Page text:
let pricing = Pricing(dictionary: ["retailPrice": expectedPrice], entity: pricingEntity)
do {
    // Sets the book's 'pricing' property, and sets the pricing's 'book' property
    try book.set(modelObject: pricing, forKey: "pricing")
catch MappingError.unknownRelationship(let name) {
    print("Unknown relationship \(name)")

Next Installment

In Modeling JSON Mappings -- Part 2, we'll take a look under the hood to see how the Modelmatic framework leverages the data model to automate encoding and decoding.

| Comments

Hamburgers Belong on the Grill, Not on Your iPhone

Posted by Anthony Mattingly

How many projects have you worked on where the client wants to throw in every feature and action they can think of? It often seems they want their app to have everything, plus the kitchen sink. And once they've specified some huge set of features, how do they want them organized? All too often, it's via the infamous hamburger menu.

This is, unfortunately, a common pitfall for iPhone apps. First, an iPhone app isn't a responsive website. Responsive web designers love to use hamburger menus. However, web designers have different constraints on how they must organize their content, and the nature of the content is generally different than that of a mobile app.

An iPhone app is a tool. Every action and task should be so easy that users don't have to think about how to perform them. That way users can just focus on the tasks they're currently trying to carry out.

Second, iPhones are not Android phones. Some folks prefer Android, others love iOS. While both are successful platforms, I personally lean towards the Apple side. I find the iOS platform very efficient and effortless to use. Android may have a lot of bells and whistles, and give you the freedom to do things that iOS doesn't, but more isn't always better. Usability goes a long way, and often trumps other considerations. Too much is a manifestation of complexity. Apple does a tremendous job of reducing the too much to help keep the focus on the essence.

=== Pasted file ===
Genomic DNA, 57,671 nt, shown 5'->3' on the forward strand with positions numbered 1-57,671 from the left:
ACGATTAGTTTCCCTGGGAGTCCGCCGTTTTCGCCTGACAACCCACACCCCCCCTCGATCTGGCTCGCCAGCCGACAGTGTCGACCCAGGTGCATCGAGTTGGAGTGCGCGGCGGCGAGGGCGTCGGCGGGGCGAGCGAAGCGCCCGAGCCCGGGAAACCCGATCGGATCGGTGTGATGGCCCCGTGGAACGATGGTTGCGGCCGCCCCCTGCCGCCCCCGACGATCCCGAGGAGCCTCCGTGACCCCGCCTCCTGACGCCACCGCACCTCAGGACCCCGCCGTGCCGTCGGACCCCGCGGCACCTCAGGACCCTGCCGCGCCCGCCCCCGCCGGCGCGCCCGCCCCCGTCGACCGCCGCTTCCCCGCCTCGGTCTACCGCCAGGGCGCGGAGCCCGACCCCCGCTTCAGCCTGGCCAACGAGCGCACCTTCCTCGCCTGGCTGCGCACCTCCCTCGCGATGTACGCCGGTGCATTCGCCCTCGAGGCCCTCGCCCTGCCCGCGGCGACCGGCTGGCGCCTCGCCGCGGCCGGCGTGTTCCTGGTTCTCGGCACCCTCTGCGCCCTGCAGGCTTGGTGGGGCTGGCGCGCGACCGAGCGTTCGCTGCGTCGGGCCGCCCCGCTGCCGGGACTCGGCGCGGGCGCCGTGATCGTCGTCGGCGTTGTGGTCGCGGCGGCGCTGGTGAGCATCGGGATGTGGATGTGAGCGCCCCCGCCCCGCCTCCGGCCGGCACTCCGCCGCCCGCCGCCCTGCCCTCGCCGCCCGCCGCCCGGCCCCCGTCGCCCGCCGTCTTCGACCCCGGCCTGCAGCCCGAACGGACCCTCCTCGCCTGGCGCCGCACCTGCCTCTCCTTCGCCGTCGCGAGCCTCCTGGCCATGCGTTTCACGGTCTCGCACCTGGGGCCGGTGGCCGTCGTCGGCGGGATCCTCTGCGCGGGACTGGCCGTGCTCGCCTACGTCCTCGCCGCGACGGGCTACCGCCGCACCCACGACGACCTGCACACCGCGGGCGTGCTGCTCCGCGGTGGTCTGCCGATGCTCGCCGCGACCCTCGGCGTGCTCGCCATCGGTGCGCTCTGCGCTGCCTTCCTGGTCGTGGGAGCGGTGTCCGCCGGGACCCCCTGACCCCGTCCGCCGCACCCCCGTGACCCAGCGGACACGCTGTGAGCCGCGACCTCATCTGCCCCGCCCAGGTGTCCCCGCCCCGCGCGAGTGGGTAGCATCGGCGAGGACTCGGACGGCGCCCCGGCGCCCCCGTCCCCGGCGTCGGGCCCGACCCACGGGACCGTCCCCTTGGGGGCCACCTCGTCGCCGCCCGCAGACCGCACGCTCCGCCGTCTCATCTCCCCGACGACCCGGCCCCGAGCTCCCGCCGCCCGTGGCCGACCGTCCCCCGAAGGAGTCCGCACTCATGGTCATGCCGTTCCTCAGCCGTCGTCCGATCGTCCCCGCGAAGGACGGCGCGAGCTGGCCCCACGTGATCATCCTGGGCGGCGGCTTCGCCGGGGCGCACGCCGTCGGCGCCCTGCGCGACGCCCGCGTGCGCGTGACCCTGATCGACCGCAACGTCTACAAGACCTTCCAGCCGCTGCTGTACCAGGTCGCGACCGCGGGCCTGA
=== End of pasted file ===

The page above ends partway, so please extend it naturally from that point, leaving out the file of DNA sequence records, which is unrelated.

On the left, a standard cable TV remote. On the right, an AppleTV remote.

On the left, a standard cable TV remote. On the right, an AppleTV remote.

For example, your standard cable TV remote has a zillion capabilities, yet, how many buttons do you actually find yourself using? Now, look at an AppleTV remote. It delivers all its available features via six visible buttons and a trackpad. Compare that to a typical cable TV remote, sporting nearly ten times as many controls. Long story short, throwing in lots of functionality and grouping all of it in one place is not a good solution.

Is It Just Me, Or Do You Smell Hamburgers?

Normally, I love the smell of hamburgers, but not when it comes to iPhone apps. Hamburger menus are notorious for being overloaded and unintuitive. Too often, a hamburger menu serves as a catch-all for uncategorized requirements that aren't tied to an app's core purpose. In fact, the use of hamburger menus can become a crutch -- a way to avoid carefully thinking through an app's information architecture, and skip the hard work of designing a solution. It's the creative equivalent of a shoulder shrug.